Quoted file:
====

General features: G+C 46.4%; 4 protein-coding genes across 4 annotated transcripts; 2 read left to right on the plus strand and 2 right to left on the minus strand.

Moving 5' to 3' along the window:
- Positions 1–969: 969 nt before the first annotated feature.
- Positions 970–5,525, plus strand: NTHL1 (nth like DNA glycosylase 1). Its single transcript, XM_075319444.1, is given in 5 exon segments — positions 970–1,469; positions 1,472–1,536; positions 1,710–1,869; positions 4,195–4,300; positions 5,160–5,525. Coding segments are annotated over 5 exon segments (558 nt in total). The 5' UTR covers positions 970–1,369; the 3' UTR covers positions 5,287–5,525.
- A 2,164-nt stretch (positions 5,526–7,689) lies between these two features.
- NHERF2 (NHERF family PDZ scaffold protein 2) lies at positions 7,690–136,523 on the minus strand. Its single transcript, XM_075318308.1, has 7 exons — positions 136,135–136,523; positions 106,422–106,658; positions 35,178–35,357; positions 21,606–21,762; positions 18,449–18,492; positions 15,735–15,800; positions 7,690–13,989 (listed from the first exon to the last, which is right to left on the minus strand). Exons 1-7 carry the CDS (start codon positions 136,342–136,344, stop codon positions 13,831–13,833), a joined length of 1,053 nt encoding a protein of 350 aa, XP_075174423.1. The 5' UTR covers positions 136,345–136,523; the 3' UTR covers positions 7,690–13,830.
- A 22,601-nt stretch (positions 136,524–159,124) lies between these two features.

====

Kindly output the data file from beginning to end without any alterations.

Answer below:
General features: G+C 46.4%; 4 protein-coding genes across 4 annotated transcripts; 2 read left to right on the plus strand and 2 right to left on the minus strand.

Moving 5' to 3' along the window:
- Positions 1–969: 969 nt before the first annotated feature.
- Positions 970–5,525, plus strand: NTHL1 (nth like DNA glycosylase 1). Its single transcript, XM_075319444.1, is given in 5 exon segments — positions 970–1,469; positions 1,472–1,536; positions 1,710–1,869; positions 4,195–4,300; positions 5,160–5,525. Coding segments are annotated over 5 exon segments (558 nt in total). The 5' UTR covers positions 970–1,369; the 3' UTR covers positions 5,287–5,525.
- A 2,164-nt stretch (positions 5,526–7,689) lies between these two features.
- NHERF2 (NHERF family PDZ scaffold protein 2) lies at positions 7,690–136,523 on the minus strand. Its single transcript, XM_075318308.1, has 7 exons — positions 136,135–136,523; positions 106,422–106,658; positions 35,178–35,357; positions 21,606–21,762; positions 18,449–18,492; positions 15,735–15,800; positions 7,690–13,989 (listed from the first exon to the last, which is right to left on the minus strand). Exons 1-7 carry the CDS (start codon positions 136,342–136,344, stop codon positions 13,831–13,833), a joined length of 1,053 nt encoding a protein of 350 aa, XP_075174423.1. The 5' UTR covers positions 136,345–136,523; the 3' UTR covers positions 7,690–13,830.
- A 22,601-nt stretch (positions 136,524–159,124) lies between these two features.